PlpA, a PilZ‐like protein, regulates directed motility of the bacterium Myxococcus xanthus
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The rod-shaped bacterium Myxococcus xanthus moves on surfaces along its long cell axis and reverses its moving direction regularly. Current models propose that the asymmetric localization of a Ras-like GTPase, MglA, to leading cell poles determines the moving direction of cells. However, cells are still motile in the mutants where MglA localizes symmetrically, suggesting the existence of additional regulators that control moving direction. In this study, we identified PlpA, a PilZ-like protein that regulates the direction of motility. PlpA and MglA localize into opposite asymmetric patterns. Deletion of the plpA gene abolishes the asymmetry of MglA localization, increases the frequency of cellular reversals and leads to severe defects in cell motility. By tracking the movements of single motor particles, we demonstrated that PlpA and MglA co-regulated the direction of gliding motility through direct interactions with the gliding motor. PlpA inhibits the reversal of individual gliding motors while MglA promotes motor reversal. By counteracting MglA near lagging cell poles, PlpA reinforces the polarity axis of MglA and thus stabilizes the direction of motility.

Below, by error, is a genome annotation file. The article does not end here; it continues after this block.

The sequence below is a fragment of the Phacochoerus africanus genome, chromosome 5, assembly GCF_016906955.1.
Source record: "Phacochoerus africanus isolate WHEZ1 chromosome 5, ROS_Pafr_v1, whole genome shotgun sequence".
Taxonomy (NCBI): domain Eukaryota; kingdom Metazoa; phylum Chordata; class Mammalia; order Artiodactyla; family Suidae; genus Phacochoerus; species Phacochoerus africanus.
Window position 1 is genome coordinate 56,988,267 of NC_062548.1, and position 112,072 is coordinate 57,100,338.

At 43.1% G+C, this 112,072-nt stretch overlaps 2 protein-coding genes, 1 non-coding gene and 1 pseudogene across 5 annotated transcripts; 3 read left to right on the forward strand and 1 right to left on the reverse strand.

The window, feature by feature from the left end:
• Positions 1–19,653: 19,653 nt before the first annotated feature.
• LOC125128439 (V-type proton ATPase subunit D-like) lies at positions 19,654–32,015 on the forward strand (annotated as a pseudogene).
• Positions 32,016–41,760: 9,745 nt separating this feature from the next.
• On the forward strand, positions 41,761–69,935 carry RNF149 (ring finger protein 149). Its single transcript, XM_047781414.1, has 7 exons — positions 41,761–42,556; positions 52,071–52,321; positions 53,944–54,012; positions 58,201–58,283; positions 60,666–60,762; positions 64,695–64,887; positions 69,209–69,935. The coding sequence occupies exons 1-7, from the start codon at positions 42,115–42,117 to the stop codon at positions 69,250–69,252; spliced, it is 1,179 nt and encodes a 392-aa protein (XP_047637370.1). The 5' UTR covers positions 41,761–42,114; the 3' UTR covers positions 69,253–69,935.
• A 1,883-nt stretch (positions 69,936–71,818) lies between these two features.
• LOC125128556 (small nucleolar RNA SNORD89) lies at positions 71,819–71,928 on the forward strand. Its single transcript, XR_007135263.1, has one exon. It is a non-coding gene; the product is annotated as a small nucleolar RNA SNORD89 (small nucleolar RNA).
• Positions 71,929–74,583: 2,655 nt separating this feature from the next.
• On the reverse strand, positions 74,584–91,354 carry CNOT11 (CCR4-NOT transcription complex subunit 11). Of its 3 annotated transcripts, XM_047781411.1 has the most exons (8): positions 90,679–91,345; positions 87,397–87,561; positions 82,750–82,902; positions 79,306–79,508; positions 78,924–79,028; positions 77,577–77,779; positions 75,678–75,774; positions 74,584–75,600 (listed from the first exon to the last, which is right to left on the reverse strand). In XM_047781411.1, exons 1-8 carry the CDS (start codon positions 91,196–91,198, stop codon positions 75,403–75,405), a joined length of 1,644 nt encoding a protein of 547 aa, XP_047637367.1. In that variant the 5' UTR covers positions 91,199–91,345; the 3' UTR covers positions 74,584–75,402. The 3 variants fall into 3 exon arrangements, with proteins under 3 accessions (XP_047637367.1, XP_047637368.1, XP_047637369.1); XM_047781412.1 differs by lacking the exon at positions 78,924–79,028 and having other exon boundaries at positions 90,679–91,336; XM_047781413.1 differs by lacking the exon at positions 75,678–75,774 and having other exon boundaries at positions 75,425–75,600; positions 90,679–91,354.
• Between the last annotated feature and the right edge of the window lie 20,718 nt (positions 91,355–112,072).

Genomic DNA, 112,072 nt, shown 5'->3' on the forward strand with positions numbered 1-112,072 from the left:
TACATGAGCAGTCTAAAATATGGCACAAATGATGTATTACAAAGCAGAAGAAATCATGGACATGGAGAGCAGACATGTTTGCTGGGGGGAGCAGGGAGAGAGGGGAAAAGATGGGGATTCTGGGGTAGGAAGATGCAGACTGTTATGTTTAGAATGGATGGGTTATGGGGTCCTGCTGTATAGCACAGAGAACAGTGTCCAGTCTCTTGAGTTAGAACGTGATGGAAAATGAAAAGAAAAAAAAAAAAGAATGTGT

author list (cited authors)
Pogue, C. B., Zhou, T., & Nan, B.
complete list of authors
Pogue, Connor B||Zhou, Tianyi||Nan, Beiyan